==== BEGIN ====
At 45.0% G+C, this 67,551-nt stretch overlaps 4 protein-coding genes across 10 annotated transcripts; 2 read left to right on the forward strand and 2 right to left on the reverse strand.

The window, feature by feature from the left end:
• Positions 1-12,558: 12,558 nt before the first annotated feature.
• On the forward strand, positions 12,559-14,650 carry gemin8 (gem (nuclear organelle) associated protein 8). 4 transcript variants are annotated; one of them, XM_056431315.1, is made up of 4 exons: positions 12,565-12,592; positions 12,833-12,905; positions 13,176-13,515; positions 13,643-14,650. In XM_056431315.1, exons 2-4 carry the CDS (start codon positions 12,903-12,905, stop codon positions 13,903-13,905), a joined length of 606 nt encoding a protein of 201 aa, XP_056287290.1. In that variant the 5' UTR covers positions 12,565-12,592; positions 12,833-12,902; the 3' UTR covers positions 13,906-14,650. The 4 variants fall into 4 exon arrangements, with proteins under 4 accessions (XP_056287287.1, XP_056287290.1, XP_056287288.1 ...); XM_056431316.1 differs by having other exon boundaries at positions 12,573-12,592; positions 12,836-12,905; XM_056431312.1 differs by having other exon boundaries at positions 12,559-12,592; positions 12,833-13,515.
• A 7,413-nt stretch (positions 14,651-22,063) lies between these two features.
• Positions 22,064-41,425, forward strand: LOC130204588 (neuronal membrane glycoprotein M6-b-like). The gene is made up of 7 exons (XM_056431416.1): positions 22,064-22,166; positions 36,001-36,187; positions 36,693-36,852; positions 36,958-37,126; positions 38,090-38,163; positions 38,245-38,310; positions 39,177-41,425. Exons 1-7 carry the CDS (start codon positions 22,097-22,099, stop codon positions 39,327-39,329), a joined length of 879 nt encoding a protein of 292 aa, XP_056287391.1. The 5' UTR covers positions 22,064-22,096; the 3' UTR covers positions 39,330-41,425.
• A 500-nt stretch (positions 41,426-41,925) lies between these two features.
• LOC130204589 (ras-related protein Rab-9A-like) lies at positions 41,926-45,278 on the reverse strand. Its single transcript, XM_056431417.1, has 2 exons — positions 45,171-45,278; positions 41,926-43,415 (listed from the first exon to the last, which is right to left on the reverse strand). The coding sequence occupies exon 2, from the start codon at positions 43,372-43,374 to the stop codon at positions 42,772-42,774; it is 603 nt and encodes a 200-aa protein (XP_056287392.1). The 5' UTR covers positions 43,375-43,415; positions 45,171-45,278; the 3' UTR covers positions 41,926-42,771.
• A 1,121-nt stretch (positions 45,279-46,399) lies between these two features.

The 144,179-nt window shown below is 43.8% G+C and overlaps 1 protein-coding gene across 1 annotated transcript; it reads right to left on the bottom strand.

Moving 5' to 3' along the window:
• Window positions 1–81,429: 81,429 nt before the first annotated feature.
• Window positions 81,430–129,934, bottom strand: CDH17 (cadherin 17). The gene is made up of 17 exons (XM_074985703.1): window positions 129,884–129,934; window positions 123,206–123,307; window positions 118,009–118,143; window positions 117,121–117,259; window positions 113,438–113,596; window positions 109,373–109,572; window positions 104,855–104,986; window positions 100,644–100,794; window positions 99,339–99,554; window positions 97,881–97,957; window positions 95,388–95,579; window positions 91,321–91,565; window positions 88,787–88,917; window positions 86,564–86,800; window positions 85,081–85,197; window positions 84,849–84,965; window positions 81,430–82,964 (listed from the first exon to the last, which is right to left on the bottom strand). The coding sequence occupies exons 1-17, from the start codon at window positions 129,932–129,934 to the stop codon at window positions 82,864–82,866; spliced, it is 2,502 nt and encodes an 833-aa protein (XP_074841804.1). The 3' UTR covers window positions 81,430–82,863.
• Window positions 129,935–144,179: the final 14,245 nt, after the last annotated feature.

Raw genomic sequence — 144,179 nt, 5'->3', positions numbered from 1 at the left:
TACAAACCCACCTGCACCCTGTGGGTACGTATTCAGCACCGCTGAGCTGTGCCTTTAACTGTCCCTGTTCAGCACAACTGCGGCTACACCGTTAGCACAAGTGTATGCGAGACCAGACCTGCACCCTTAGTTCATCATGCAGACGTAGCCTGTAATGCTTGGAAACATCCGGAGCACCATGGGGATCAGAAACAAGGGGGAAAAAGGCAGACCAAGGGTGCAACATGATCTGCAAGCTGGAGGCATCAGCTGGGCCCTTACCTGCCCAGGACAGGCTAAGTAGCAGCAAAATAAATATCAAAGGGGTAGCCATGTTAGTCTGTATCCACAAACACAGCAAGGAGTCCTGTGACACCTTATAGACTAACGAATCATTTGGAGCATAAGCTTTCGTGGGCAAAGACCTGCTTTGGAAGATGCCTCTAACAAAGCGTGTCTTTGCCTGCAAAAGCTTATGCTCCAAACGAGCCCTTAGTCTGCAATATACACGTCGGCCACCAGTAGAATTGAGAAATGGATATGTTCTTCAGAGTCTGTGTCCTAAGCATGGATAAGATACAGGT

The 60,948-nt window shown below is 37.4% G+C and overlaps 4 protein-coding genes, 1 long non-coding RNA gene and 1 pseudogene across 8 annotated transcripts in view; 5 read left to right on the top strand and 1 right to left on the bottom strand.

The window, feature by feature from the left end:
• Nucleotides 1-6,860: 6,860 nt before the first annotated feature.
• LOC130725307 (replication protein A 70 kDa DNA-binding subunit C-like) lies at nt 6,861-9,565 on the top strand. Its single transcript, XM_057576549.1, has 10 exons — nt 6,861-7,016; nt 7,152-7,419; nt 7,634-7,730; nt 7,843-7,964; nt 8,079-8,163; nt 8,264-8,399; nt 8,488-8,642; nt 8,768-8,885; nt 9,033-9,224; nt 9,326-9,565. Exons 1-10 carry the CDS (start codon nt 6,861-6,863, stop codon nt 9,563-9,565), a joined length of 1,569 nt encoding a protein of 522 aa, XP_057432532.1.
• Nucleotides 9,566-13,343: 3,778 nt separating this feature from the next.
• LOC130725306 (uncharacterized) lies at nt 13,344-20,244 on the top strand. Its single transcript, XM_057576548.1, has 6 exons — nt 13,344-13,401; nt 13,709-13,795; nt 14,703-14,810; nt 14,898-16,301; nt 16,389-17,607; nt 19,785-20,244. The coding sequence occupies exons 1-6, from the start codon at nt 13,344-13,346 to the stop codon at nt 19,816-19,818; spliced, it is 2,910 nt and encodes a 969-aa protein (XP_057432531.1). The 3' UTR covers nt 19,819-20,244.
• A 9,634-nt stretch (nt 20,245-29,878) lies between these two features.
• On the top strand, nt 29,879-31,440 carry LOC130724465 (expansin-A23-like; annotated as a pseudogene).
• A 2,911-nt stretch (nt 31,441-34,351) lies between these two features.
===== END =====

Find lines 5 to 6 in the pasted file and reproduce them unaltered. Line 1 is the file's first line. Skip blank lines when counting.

• A 7,413-nt stretch (positions 14,651-22,063) lies between these two features.
• Positions 22,064-41,425, forward strand: LOC130204588 (neuronal membrane glycoprotein M6-b-like). The gene is made up of 7 exons (XM_056431416.1): positions 22,064-22,166; positions 36,001-36,187; positions 36,693-36,852; positions 36,958-37,126; positions 38,090-38,163; positions 38,245-38,310; positions 39,177-41,425. Exons 1-7 carry the CDS (start codon positions 22,097-22,099, stop codon positions 39,327-39,329), a joined length of 879 nt encoding a protein of 292 aa, XP_056287391.1. The 5' UTR covers positions 22,064-22,096; the 3' UTR covers positions 39,330-41,425.